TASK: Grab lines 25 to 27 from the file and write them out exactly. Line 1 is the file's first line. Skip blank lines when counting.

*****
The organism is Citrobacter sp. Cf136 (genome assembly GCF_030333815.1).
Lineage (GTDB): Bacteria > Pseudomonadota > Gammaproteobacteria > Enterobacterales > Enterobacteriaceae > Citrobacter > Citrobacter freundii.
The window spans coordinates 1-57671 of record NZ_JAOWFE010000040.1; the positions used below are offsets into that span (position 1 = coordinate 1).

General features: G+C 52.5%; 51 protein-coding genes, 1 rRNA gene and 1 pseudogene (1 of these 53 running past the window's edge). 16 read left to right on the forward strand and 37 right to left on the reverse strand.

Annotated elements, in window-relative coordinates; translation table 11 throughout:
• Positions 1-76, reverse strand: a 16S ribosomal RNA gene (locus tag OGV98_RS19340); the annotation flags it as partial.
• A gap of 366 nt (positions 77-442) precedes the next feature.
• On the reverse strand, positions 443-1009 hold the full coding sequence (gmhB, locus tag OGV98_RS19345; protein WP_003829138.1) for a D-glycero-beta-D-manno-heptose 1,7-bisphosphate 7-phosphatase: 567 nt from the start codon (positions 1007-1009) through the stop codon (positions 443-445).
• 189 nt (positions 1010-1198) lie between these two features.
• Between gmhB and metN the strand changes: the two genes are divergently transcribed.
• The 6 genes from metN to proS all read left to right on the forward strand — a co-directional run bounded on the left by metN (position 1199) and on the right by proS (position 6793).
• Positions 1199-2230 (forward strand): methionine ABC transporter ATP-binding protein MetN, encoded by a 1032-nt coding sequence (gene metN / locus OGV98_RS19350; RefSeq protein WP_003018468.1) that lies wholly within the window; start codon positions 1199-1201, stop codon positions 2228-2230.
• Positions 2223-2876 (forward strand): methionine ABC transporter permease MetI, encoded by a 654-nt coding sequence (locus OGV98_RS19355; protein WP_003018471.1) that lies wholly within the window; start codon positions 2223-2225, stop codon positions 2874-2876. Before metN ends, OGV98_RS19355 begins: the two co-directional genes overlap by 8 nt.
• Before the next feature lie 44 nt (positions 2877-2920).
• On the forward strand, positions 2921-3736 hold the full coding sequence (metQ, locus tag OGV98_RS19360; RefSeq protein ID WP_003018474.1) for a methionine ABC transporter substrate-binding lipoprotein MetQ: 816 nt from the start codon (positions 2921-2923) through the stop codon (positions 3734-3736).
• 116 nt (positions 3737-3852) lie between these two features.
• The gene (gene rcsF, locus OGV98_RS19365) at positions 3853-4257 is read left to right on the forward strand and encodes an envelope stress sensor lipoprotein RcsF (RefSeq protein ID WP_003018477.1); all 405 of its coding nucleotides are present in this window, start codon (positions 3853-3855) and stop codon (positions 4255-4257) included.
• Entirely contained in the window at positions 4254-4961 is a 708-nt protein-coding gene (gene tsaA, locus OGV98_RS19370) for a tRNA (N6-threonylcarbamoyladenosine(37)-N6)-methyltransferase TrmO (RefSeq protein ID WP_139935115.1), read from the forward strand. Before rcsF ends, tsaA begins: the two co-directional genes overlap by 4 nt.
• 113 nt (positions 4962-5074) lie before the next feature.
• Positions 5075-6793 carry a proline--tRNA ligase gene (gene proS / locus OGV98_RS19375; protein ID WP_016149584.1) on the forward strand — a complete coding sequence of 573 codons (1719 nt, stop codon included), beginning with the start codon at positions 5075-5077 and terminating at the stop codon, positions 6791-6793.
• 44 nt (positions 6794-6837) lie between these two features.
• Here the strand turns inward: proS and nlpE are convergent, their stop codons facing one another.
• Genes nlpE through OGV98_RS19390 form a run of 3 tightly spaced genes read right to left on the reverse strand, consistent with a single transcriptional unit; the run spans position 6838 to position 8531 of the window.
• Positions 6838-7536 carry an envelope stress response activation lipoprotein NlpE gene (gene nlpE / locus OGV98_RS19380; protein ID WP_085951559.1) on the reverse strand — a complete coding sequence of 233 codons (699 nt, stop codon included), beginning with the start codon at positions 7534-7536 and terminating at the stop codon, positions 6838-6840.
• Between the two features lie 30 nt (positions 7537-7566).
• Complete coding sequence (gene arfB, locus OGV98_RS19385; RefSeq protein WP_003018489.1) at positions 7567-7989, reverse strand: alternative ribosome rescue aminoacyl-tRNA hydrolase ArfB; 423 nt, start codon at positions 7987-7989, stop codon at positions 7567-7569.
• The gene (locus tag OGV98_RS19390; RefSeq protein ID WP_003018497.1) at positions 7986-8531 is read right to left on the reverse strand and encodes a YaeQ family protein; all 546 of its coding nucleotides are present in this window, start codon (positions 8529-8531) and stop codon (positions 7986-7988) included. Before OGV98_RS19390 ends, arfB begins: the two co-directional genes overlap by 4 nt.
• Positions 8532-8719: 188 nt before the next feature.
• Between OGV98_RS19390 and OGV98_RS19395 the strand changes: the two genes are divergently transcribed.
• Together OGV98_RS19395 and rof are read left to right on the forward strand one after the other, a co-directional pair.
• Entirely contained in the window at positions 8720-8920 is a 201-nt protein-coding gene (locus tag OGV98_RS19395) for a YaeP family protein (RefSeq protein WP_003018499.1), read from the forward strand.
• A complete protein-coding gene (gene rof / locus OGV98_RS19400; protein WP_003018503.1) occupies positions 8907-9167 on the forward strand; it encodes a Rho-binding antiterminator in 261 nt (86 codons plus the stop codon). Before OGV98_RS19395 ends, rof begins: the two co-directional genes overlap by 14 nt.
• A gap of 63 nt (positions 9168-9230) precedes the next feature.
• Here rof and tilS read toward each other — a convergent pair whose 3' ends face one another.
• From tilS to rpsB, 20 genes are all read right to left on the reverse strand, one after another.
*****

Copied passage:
• Between the two features lie 30 nt (positions 7537-7566).
• Complete coding sequence (gene arfB, locus OGV98_RS19385; RefSeq protein WP_003018489.1) at positions 7567-7989, reverse strand: alternative ribosome rescue aminoacyl-tRNA hydrolase ArfB; 423 nt, start codon at positions 7987-7989, stop codon at positions 7567-7569.
• The gene (locus tag OGV98_RS19390; RefSeq protein ID WP_003018497.1) at positions 7986-8531 is read right to left on the reverse strand and encodes a YaeQ family protein; all 546 of its coding nucleotides are present in this window, start codon (positions 8529-8531) and stop codon (positions 7986-7988) included. Before OGV98_RS19390 ends, arfB begins: the two co-directional genes overlap by 4 nt.